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Why Mobile is Damn Important

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December 11, 2014
| Articles

Unless you’ve been existing in a vacuum for the last decade, you can’t have failed to notice that the world of mobile has exploded in recent years.

 

Smartphones have become increasingly sophisticated and we now also have tablets, phablets and hybrid touchscreen laptops which we can simply detach from a keyboard and make a tablet. It’s pretty fair to say that as a race, we’ve been especially enamored with mobile now since it first made its rather clunky appearance in the ‘90s.

 

These days, mobile devices are powerful computers in their own right and it’s thought that in the next few years, the average western consumer will own 5 internet ready devices. While in developing countries smartphones have not yet taken off, mobiles in general are becoming more commonly used and in parts of Africa have changed the way that payments are made.

 

We now spend more time accessing the net on our phones than on PC and what’s more, we expect the experience to be fast and simple. The modern internet user has no time for pages that don’t display correctly, or that take an age to load, nor do we have any patience for sites that are difficult to navigate. In recent years, this has led to an explosion in the use of Responsive Web Design (RWD) but even this can give poor user experience if not done well.

 

Load Times Affect Conversions

 

On mobile, a one second delay in load time can decrease customer satisfaction levels by as much as 16% and can result in a 7% drop in conversions. Just think about that for a moment and it’s clear that in order to be competitive on the web, it’s vital to have a good mobile website.

 

According to the 2014 Mobile Behavior Report from ExactTarget, consumers who own both a smartphone and tablet report that owning a tablet doesn’t affect the amount of time spent using their smartphone, so tablet usage doesn’t replace the mobile experience but augments it. The study also found that 85% of those surveyed said that their smartphone is central to their everyday lives and this rose to 90% in those aged 18-24 years.

 

Easy Access Critical to Consumers

 

So smartphones, especially, are very important to us – the same study also found that we spend on average around 3.3 hours per day on our devices.

 

“Easy access to content across devices and platforms is increasingly critical to consumers: More than nine out of ten consumers say that access to content however they want it is somewhat or very important; 59% say it’s very important. Similarly, 83% say a seamless experience across all devices is somewhat or very important.”

 

The study found that 54% of people said that there wasn’t enough content on mobile sites and that mobile optimized sites are currently insufficient. And as you can see in the graphic below, we spend a lot of time searching and browsing the internet on both our phones and tablets.

 

Search on smartphone and table statistics

 

What This Means to You

 

If you have any form of online business then it can’t have escaped your notice that the internet offers a world of opportunity when it comes to growth. It is of course a competitive arena and one in which if your site is poorly constructed, it’s likely to fail or at least favor the competition with the better site. A good site is a sum of its parts though and these include:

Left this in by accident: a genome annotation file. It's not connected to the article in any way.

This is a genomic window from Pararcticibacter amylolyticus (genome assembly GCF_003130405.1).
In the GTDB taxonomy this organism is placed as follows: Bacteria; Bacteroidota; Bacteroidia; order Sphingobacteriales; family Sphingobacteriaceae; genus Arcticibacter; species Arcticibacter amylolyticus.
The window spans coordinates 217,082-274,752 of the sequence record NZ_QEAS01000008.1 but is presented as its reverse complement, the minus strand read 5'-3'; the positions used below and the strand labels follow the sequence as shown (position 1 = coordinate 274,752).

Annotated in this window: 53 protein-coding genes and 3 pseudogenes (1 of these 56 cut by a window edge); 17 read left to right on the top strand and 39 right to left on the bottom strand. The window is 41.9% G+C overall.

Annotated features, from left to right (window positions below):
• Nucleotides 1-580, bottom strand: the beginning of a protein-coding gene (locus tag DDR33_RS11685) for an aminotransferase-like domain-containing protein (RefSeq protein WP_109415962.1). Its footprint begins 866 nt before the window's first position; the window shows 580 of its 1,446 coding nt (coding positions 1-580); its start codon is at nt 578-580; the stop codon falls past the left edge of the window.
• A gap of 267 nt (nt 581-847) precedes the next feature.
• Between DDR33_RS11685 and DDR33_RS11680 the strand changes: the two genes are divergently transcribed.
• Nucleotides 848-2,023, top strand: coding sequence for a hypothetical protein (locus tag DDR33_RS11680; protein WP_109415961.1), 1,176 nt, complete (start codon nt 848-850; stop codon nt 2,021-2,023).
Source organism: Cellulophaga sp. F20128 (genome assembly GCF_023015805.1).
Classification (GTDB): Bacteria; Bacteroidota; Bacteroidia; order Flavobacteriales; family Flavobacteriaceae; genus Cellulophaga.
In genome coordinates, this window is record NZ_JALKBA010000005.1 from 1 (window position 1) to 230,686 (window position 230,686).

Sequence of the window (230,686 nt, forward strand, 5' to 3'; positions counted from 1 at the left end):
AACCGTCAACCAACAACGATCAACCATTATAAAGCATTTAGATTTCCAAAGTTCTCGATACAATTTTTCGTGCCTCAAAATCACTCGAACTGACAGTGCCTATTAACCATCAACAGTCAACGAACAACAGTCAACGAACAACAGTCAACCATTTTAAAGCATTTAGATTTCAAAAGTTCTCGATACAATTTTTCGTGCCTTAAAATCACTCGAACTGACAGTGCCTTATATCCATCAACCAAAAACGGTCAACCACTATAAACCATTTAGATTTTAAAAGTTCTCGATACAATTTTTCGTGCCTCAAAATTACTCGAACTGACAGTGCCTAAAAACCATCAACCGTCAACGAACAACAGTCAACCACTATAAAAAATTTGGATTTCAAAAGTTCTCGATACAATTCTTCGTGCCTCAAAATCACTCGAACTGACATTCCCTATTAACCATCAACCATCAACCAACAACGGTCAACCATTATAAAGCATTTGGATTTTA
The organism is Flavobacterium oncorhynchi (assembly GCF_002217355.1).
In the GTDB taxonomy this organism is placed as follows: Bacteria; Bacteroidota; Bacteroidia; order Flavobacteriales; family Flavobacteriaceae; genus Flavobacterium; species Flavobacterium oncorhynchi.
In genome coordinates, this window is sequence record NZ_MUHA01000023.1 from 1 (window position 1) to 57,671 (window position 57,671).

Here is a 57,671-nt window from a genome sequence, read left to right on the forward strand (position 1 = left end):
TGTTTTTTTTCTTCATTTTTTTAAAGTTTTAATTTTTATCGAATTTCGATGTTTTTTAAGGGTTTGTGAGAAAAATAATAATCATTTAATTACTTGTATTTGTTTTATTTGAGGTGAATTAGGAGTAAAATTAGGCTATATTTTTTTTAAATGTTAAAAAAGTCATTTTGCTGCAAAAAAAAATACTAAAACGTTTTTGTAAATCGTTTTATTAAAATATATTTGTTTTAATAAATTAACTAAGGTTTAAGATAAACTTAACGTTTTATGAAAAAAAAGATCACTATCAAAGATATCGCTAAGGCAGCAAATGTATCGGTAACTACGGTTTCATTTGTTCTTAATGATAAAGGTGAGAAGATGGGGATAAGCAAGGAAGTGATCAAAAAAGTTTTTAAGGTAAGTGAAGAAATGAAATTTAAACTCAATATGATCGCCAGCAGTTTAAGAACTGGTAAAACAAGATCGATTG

• Optimized for mobile (content, performance, UX)
  • Content of a high standard
  • Multimedia aspects
  • Logical site structure
  • Calls to action (on mobile these should be above the fold)

 

Great navigation should make up part of a good user experience too. Some companies decide to go with having a separate site made for mobile, although not as many these days, but there are various reasons why you shouldn’t do this.

 

  1. Google has 2 URLs to crawl and these are indexed separately, so it’s not good for SEO. Google recommends RWD as the best option for mobile sites.
  2. Finances – it costs a lot to have both a desktop and mobile site.
  3. Navigation – often, the way a mobile site is set up means that if a user goes from the desktop to the mobile site, they will land on the home page, rather than the content page that they wanted.
  4. Actions – mobile sites are often difficult to read and require a lot of pinching and scrolling in order to access the content. Navigation elements are also invariably too small and this results in clicking on links that the user didn’t intend to.

Recommended Actions

 

If you have a RWD site that’s performing badly, you should ask your web developer to tweak it by carrying out image optimization, JavaScript and HTML minifying and installing a content delivery network. The latter holds cached versions of your static content on various servers so that when they are requested by the user, the server closest geographically can send it.

 

If you don’t have a RWD site, then consider having one done and ensure that you have a good designer to do it for you. State that you want it to be optimized and expect it to be speedy. RWD has matured now and there are plenty of tricks that can be utilized by an experienced designer to make sure that it displays well, has great UX and doesn’t take forever to load.

 

If you’re in business and you don’t optimize for mobile, then you’re doing your business, its customers and even your staff a disservice. In order to compete on the web it’s necessary to follow the rules, and that means giving your visitors a great experience so that they return, you’re indexed well in the SERPs and you deliver great customer service. Get all of this right for mobile and you’re onto a winner.

By Kerry Butters
Categories: Articles
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